Still teaching at 101

Lessons in patriotism shine as Wyrick casts her vote

Rowena Wyrick took advantage of the Blount County Election’s Commission’s visit to Asbury Healthcare Center to cast her vote in the August election.

Photo by Suzy Smith

Rowena Wyrick took advantage of the Blount County Election’s Commission’s visit to Asbury Healthcare Center to cast her vote in the August election.

Former school teacher Rowena Wyrick is still teaching by example a valuable lesson that the majority of Blount Countians could learn: Exercise your right to vote in every election.

“I always vote in every election,” the 101-year-old Wyrick said. “I didn’t want to miss an election.”

Wyrick, who taught in school systems throughout Blount County for more than 40 years, participated in early voting in August. Election Commission part-time employees Betty Dyer and Wilma Ward went to Asbury Healthcare Center and collected her ballot along with the ballots of more than 30 other residents.

According to Dyer, by state law, weeks prior to an election, letters are sent to the area nursing homes, retirement homes and assisted living facilities. Staff members from these facilities collect the names of residents who want to participate in early voting and then a schedule is sent out. Election commission workers go to each facility and collect ballots.

“The residents usually get real excited over the fact that we do this,” Dyer said. “This gives everyone a chance to have a voice.”

People who have come to know Ro, as she is affectionately called, know that Wyrick has a voice. Feisty and determined are words used to describe this woman who has touched the lives of so many Blount County residents.

According to Diane Hutchison, lifestyles coordinator at Asbury Healthcare Center, Wyrick helped the students she taught who needed an extra hand. “She made a lot of difference in a lot of children’s lives,” Hutchison said.

Some of the students she taught have become community leaders thanks to the love and discipline she provided, according Georgianna Thompson, Wyrick’s personal assistant.

“She treated them like they were her own,” Thompson said. She said Wyrick and Chester Wyrick, her husband of almost 49 years, did not have children of their own.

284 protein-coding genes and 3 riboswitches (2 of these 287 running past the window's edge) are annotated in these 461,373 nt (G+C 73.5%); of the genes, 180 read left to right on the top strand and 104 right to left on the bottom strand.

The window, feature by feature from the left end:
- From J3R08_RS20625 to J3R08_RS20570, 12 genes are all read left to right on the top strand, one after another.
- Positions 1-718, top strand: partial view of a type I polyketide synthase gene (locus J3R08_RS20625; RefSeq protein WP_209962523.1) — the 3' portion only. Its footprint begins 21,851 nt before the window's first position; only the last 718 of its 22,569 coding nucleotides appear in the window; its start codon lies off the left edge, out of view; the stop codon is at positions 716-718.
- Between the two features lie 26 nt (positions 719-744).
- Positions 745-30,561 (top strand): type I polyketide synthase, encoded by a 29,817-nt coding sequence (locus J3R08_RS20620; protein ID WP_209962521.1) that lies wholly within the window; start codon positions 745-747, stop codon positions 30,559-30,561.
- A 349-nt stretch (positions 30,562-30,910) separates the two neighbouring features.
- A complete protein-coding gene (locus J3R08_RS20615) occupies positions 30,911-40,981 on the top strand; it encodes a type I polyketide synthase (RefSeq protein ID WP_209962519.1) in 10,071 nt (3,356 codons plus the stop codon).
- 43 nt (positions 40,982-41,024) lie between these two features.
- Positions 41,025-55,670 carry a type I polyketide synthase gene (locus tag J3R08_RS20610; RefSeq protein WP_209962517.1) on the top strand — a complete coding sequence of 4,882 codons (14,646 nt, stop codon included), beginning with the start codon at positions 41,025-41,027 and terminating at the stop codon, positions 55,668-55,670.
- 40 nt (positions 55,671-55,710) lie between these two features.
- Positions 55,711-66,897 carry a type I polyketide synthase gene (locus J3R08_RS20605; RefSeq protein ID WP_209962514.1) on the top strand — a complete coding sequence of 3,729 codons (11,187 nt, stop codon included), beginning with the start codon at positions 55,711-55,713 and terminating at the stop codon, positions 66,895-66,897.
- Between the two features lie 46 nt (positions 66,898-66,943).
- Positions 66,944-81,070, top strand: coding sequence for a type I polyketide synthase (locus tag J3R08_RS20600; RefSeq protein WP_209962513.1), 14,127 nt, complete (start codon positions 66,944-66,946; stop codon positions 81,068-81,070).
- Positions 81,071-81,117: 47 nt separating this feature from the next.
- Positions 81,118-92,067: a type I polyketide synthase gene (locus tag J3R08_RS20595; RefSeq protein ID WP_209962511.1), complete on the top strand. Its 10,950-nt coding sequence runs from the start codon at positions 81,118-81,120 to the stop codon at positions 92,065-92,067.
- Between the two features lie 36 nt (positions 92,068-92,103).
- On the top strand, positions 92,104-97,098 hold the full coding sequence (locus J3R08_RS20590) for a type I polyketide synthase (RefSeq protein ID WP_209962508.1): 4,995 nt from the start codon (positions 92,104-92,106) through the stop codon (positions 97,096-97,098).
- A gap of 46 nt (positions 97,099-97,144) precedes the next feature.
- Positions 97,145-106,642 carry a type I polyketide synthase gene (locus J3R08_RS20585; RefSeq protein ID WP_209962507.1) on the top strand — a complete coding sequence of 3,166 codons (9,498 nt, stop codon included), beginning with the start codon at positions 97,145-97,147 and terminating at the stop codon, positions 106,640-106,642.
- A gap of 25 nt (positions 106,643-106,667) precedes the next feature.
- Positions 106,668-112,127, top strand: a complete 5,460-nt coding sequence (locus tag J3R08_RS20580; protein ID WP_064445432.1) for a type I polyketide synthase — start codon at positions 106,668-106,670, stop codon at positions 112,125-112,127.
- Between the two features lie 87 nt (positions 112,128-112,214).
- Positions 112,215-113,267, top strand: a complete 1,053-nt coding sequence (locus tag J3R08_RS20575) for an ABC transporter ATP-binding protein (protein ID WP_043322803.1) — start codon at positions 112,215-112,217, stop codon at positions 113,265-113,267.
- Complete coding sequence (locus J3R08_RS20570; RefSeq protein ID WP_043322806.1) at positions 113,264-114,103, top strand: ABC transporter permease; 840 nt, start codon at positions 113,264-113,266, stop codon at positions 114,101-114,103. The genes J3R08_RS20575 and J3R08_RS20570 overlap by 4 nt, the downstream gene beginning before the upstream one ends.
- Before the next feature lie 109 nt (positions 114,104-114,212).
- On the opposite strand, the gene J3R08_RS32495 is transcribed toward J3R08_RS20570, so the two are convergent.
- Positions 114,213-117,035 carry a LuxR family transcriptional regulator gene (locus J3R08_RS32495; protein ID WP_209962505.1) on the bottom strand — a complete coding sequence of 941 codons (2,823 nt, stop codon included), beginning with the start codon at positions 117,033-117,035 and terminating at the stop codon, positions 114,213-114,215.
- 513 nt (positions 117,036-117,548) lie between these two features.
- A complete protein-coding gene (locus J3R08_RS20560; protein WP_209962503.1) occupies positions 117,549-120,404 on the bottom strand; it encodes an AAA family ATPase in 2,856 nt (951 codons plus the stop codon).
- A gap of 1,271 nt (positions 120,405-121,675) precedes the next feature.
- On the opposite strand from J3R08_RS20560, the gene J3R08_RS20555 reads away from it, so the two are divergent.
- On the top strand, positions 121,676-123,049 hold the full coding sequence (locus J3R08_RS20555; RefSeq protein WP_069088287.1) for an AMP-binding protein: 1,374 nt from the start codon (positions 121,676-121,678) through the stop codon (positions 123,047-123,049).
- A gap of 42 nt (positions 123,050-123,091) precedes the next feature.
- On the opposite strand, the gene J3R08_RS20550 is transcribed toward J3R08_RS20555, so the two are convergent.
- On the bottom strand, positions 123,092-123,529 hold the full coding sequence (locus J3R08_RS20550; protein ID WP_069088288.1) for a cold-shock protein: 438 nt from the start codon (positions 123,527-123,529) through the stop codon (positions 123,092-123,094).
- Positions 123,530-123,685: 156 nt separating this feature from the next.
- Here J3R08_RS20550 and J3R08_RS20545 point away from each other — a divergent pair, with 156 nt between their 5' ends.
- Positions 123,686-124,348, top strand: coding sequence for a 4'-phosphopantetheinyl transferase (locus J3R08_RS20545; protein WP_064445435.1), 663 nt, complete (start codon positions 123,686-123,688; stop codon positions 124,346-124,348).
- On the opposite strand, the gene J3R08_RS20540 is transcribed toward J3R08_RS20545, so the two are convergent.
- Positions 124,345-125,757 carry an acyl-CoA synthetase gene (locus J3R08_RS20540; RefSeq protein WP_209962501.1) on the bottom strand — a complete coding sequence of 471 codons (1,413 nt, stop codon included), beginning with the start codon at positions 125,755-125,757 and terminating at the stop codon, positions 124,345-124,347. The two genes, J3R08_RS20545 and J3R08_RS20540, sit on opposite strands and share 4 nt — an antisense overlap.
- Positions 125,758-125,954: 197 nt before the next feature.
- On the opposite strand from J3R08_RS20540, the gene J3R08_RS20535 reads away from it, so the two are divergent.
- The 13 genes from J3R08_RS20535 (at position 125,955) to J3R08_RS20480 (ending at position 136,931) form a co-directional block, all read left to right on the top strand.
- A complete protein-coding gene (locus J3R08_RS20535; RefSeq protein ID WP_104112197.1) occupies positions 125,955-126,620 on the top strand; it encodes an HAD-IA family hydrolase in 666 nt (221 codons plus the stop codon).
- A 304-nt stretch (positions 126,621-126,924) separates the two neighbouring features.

“I didn’t have kids of my own because I had everyone else’s kids,” Wyrick said.

According to Thompson, Wyrick had a soft spot in her heart for the rebellious students. “She stuck by those kids,” Thompson said. Thompson shared stories of the special things Wyrick did for her students. She provided them with treats or outings that they were not able to get from home. Thompson said she used a firm hand but also showed the love she had for each student.

Thompson said Wyrick felt it was important to help others since she was helped throughout her school years. When she attended college, her dormitory roommate was the daughter of a doctor. The girls became close friends, and the girl’s father helped Wyrick pay for her education. She received a teaching degree and a Bachelor of Science degree from the University of Tennessee.

Wyrick also felt that Americans should stand up for their country, according to Thompson.

“She believed that every vote counted,” Thompson said. She said Wyrick was active in politics by attending weekly Democratic Party luncheons and also by volunteering at the polls. She met President Franklin Roosevelt when he traveled to the area. She recalled the evening was bitter cold as she and her mother stood the frigid weather to shake the president’s hand.

“She is a very patriotic person,” Thompson said.

Her patriotism shows when it comes to voting. According to Libby Breeding, administrator of elections in Blount County, approximately 23 percent of registered voters exercised their voting rights in August’s election.

“If you don’t stand up for your country, who will?” Wyrick said.

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